Content marketers are strategists to their core. They architect a “playground” of content for today’s self-serve buyers to explore and engage with on their own terms. All while carefully balancing the need to drive prospects through the funnel with the ultimate goal to create content that empowers and delights.
On the latest episode of The Marchitect, I sat down with a panel of content marketers at the top of their game: Heike Young, Senior Director, Content Strategy at Salesforce, Ashley Faus, Content Strategy Lead at Atlassian, and Devin Reed, Head of Content Strategy at Gong.
Heike, Ashley, and Devin gave us the low-down on the role of content marketing (and why it should really be called content strategy). They also shared their best practices for building a strong content team and frameworks you can use to measure content success—beyond page views and leads.
Listen to the full episode here, or skim the highlights below.
What content marketing is (and is not)
Let’s clear the air. Content marketers are not writers. While many content marketers are indeed skilled at writing, writing should be thought of as a value-add rather than a requirement. Content marketers bring the most value to your team as strategists and marketing leaders.
“I'm tired of content marketers being seen as the junior employees who can write your blog posts for you.” says Heike, “Building a content strategy is connecting the disparate dots of content into a unified journey and experience—that's inclusive of findability like SEO, inclusive of big market moments like events and brand campaigns, and one that is full of diverse, interesting voices that bring everything to life on channels and formats that resonate with the audience… Content strategy is the one group that ties it altogether."
With today’s generation of self-serve buyers, the content funnel doesn’t look or work the same as it used to. It’s time to evolve beyond that “old-school linear funnel mindset”, as Ashley calls it, “where the goal is to rush people to a purchase with as few touch points as possible”.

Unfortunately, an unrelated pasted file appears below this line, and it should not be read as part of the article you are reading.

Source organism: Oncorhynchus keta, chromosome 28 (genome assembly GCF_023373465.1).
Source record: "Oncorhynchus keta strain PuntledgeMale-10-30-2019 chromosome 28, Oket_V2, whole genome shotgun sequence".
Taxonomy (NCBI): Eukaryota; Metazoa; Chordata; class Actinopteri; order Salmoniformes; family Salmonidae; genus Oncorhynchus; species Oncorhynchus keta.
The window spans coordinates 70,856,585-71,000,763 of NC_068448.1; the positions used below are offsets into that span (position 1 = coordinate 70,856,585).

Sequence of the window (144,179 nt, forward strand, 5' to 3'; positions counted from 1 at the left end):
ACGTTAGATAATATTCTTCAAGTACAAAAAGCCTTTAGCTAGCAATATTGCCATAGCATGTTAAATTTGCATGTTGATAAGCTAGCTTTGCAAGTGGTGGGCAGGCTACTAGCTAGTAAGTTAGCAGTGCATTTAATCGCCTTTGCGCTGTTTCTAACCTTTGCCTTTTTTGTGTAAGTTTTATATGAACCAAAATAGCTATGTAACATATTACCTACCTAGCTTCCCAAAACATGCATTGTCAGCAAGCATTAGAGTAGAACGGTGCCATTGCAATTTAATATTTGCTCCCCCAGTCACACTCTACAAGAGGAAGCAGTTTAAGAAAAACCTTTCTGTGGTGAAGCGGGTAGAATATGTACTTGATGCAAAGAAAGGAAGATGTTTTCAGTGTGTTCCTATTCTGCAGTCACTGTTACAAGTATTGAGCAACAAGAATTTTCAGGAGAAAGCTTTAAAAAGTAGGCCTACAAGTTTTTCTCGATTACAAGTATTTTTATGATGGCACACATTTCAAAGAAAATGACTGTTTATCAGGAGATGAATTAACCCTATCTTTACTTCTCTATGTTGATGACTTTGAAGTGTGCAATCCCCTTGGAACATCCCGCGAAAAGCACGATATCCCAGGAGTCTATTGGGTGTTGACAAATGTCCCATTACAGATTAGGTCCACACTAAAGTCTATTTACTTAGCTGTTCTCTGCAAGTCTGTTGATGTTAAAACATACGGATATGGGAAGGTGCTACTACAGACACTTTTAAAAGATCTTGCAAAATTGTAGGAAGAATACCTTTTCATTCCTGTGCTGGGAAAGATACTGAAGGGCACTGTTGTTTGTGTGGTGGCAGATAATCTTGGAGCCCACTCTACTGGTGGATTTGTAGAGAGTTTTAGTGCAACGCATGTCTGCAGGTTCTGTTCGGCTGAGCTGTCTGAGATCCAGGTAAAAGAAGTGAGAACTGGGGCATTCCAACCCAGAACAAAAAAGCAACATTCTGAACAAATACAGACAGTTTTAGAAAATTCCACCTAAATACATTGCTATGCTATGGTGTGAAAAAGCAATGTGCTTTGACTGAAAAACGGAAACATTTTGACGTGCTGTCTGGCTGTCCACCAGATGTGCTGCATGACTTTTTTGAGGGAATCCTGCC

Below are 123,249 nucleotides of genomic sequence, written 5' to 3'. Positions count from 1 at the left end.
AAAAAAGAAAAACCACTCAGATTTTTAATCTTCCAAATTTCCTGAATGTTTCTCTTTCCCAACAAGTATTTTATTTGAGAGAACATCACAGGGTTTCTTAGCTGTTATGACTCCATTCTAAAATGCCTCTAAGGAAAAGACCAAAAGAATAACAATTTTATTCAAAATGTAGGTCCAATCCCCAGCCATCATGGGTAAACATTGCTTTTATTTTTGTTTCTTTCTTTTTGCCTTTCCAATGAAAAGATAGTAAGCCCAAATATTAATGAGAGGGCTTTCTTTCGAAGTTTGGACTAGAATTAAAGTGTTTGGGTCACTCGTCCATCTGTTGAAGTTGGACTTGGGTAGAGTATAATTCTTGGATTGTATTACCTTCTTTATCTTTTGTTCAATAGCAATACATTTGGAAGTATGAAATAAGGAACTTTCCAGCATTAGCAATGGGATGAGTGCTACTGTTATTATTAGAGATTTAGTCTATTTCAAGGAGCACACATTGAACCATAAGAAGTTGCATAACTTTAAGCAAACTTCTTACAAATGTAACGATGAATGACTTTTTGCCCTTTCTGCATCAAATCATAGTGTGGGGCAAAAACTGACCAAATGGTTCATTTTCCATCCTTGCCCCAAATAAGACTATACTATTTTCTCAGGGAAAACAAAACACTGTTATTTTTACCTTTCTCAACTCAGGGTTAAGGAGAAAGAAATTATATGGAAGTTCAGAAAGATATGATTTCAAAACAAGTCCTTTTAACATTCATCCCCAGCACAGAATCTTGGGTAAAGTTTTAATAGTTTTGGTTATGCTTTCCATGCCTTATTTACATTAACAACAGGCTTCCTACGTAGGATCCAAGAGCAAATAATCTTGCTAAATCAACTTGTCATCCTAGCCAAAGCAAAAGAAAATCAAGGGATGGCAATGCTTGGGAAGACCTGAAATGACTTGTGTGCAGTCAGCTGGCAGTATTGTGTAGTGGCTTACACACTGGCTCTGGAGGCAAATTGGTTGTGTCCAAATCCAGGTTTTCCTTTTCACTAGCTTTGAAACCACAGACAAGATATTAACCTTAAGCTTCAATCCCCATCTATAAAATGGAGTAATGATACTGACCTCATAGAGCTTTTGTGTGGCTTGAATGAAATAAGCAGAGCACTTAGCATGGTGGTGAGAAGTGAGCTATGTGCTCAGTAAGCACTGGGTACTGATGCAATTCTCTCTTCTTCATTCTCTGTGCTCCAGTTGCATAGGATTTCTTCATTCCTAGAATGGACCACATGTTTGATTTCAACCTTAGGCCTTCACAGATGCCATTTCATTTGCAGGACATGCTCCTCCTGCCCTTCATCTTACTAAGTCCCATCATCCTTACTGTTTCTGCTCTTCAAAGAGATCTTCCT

Instead, all three content leaders agree on the role of today’s content marketer (or content strategist) as the architect of a “playground” of content. “It's not a linear journey,” explains Heike, “It's a playground for people to play around in, to experiment with formats and channels with the messages and helpful content that works for them.”
With the playground approach to content strategy, content marketers empower buyers to explore the product and brand at their own pace—rather than forcing them through a rigid nurture path that might not fit their needs. “We're here to win the hearts and minds of our audience,” says Devin, “And if you do that, all the other metrics should follow, assuming you're being strategic and intentional with your decisions.”
What to look for when building a content team
The two guiding lights to look for when building out your content team: breadth and depth.
“I really like the T-shaped framework for professionals—where you've got breadth across a couple of different disciplines and then you've got depth in one discipline,” says Ashley. As we think about the discipline of content marketing … we're really thinking about ‘How do we find those T-shaped people who can become SMEs, who can help shape what we're doing in each channel?’”